In 1891, George Gaches built the Gaches Mansion, which since has been used as an art museum, hospital, and apartment house. It survived a near devastating fire in 1973. Restored by community efforts, it was the first home of the Museum of Northwest Art, now located on First Street. The Gaches Mansion is currently the La Conner Quilt Museum.

Tugboat Town

The Swinomish Channel is a navigable man-made cut through what was once called Swinomish Slough, a shallow collection of tidal sloughs, extensive salt marshes, and mud flats. In 1892, Congress approved a U.S. Army Corps of Engineers dredging and diking project to make it an inland passage. Completed in l937, the 11-mile-long channel separates Fidalgo Island from the mainland connecting Padilla Bay on the north with Saratoga Passage to the south through a notoriously narrow opening called "Hole in the Wall." The Channel is used extensively by fishing boats, tugs, recreational craft, and shallow-draught freight vessels. Dredging the Channel made La Conner into a working waterfront and vital to such longtime employers as Dunlap Towing, with its log towing operations, which has been based in La Conner since 1925.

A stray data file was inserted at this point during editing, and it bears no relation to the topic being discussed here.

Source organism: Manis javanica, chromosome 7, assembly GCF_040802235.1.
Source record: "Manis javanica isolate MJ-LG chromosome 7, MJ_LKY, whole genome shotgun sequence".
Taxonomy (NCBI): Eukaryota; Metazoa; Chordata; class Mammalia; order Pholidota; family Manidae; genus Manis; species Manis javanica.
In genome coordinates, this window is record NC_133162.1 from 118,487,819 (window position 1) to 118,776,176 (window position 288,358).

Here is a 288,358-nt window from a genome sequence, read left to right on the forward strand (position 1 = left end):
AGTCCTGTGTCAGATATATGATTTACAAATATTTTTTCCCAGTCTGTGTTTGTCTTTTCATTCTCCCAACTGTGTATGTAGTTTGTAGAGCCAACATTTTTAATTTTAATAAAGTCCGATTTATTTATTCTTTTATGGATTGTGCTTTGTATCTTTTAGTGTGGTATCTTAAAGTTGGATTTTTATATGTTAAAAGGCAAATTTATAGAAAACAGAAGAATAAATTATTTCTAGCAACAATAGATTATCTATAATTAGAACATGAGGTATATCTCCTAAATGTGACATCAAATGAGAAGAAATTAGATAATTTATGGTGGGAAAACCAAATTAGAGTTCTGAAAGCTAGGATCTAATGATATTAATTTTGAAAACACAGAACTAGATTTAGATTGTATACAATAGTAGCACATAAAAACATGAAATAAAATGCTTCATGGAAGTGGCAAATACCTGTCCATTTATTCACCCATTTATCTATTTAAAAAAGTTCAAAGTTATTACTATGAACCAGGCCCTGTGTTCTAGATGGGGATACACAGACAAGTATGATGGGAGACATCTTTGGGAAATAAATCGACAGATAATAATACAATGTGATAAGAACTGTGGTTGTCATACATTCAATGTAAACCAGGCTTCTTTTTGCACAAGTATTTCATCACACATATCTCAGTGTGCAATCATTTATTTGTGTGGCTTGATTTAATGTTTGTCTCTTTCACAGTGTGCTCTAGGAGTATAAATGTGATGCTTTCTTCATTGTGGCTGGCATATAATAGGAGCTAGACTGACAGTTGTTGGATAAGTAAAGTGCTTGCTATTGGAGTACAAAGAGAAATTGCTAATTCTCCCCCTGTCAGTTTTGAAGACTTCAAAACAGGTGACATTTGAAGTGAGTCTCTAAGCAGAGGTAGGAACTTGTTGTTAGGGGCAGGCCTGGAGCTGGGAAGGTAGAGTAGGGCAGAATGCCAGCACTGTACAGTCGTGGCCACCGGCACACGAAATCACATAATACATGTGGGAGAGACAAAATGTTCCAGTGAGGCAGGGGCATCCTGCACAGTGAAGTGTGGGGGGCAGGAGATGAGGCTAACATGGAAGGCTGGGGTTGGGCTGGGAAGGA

A faltering fishing industry, devastating floods, the Great Depression, and lack of rail access were reasons for the tailing off of La Conner's prosperity. By its location, it was always a port town, but while other towns scrambled for a rail link or terminus, La Conner spurned the idea. Resident historian Roberta Nelson wrote in the Skagit Valley Herald in 1974, "The early settlers, displaying a trait that has lasted to this day, opposed the railroad because they feared it would scare the cows and disturb the peace. The rejection of the railroad resulted in the business development of other Skagit towns" (Nelson). La Conner was by-passed by the railroad in favor of Burlington in 1889.